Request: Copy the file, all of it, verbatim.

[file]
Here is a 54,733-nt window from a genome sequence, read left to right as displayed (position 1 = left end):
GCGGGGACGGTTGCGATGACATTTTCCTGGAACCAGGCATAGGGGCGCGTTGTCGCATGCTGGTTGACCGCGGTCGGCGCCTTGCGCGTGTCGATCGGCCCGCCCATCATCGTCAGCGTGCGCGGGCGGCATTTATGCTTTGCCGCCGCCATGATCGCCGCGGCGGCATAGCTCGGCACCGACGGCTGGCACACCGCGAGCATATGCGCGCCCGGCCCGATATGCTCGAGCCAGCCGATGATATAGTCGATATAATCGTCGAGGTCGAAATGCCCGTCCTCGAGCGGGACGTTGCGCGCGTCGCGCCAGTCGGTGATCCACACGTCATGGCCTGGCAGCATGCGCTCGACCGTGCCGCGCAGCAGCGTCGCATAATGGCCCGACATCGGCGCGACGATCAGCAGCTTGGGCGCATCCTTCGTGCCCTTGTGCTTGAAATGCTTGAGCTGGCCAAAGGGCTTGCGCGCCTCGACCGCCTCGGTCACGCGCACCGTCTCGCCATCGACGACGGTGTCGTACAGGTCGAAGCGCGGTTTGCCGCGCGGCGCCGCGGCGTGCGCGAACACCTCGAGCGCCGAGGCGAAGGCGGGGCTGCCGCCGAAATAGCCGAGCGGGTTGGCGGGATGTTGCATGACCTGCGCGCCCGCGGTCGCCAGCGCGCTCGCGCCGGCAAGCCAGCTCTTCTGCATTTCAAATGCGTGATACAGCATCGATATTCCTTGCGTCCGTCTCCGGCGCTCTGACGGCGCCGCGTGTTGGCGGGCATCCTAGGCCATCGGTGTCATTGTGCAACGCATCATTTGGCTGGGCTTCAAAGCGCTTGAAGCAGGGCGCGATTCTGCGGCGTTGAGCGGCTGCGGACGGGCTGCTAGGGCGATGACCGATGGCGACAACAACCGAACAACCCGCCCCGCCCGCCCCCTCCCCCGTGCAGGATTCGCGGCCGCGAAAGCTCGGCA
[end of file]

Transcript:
Here is a 54,733-nt window from a genome sequence, read left to right as displayed (position 1 = left end):
GCGGGGACGGTTGCGATGACATTTTCCTGGAACCAGGCATAGGGGCGCGTTGTCGCATGCTGGTTGACCGCGGTCGGCGCCTTGCGCGTGTCGATCGGCCCGCCCATCATCGTCAGCGTGCGCGGGCGGCATTTATGCTTTGCCGCCGCCATGATCGCCGCGGCGGCATAGCTCGGCACCGACGGCTGGCACACCGCGAGCATATGCGCGCCCGGCCCGATATGCTCGAGCCAGCCGATGATATAGTCGATATAATCGTCGAGGTCGAAATGCCCGTCCTCGAGCGGGACGTTGCGCGCGTCGCGCCAGTCGGTGATCCACACGTCATGGCCTGGCAGCATGCGCTCGACCGTGCCGCGCAGCAGCGTCGCATAATGGCCCGACATCGGCGCGACGATCAGCAGCTTGGGCGCATCCTTCGTGCCCTTGTGCTTGAAATGCTTGAGCTGGCCAAAGGGCTTGCGCGCCTCGACCGCCTCGGTCACGCGCACCGTCTCGCCATCGACGACGGTGTCGTACAGGTCGAAGCGCGGTTTGCCGCGCGGCGCCGCGGCGTGCGCGAACACCTCGAGCGCCGAGGCGAAGGCGGGGCTGCCGCCGAAATAGCCGAGCGGGTTGGCGGGATGTTGCATGACCTGCGCGCCCGCGGTCGCCAGCGCGCTCGCGCCGGCAAGCCAGCTCTTCTGCATTTCAAATGCGTGATACAGCATCGATATTCCTTGCGTCCGTCTCCGGCGCTCTGACGGCGCCGCGTGTTGGCGGGCATCCTAGGCCATCGGTGTCATTGTGCAACGCATCATTTGGCTGGGCTTCAAAGCGCTTGAAGCAGGGCGCGATTCTGCGGCGTTGAGCGGCTGCGGACGGGCTGCTAGGGCGATGACCGATGGCGACAACAACCGAACAACCCGCCCCGCCCGCCCCCTCCCCCGTGCAGGATTCGCGGCCGCGAAAGCTCGGCA